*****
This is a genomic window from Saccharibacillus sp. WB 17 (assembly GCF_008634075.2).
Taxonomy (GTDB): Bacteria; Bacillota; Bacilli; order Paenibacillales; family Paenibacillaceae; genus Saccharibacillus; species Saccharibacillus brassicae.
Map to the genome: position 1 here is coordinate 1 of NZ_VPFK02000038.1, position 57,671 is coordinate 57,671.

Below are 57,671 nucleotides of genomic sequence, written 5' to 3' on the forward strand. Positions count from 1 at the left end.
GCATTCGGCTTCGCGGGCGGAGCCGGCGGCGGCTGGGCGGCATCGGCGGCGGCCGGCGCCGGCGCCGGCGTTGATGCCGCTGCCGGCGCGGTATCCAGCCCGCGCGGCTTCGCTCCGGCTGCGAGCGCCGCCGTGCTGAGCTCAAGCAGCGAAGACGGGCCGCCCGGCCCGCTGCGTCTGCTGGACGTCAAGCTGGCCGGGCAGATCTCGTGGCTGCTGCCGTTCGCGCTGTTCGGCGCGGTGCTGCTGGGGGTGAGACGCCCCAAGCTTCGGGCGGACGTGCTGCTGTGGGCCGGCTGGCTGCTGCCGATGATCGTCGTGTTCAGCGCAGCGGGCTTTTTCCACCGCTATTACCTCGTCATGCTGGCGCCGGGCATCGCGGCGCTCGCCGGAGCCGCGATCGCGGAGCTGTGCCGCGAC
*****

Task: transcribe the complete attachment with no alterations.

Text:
This is a genomic window from Saccharibacillus sp. WB 17 (assembly GCF_008634075.2).
Taxonomy (GTDB): Bacteria; Bacillota; Bacilli; order Paenibacillales; family Paenibacillaceae; genus Saccharibacillus; species Saccharibacillus brassicae.
Map to the genome: position 1 here is coordinate 1 of NZ_VPFK02000038.1, position 57,671 is coordinate 57,671.

Below are 57,671 nucleotides of genomic sequence, written 5' to 3' on the forward strand. Positions count from 1 at the left end.
GCATTCGGCTTCGCGGGCGGAGCCGGCGGCGGCTGGGCGGCATCGGCGGCGGCCGGCGCCGGCGCCGGCGTTGATGCCGCTGCCGGCGCGGTATCCAGCCCGCGCGGCTTCGCTCCGGCTGCGAGCGCCGCCGTGCTGAGCTCAAGCAGCGAAGACGGGCCGCCCGGCCCGCTGCGTCTGCTGGACGTCAAGCTGGCCGGGCAGATCTCGTGGCTGCTGCCGTTCGCGCTGTTCGGCGCGGTGCTGCTGGGGGTGAGACGCCCCAAGCTTCGGGCGGACGTGCTGCTGTGGGCCGGCTGGCTGCTGCCGATGATCGTCGTGTTCAGCGCAGCGGGCTTTTTCCACCGCTATTACCTCGTCATGCTGGCGCCGGGCATCGCGGCGCTCGCCGGAGCCGCGATCGCGGAGCTGTGCCGCGAC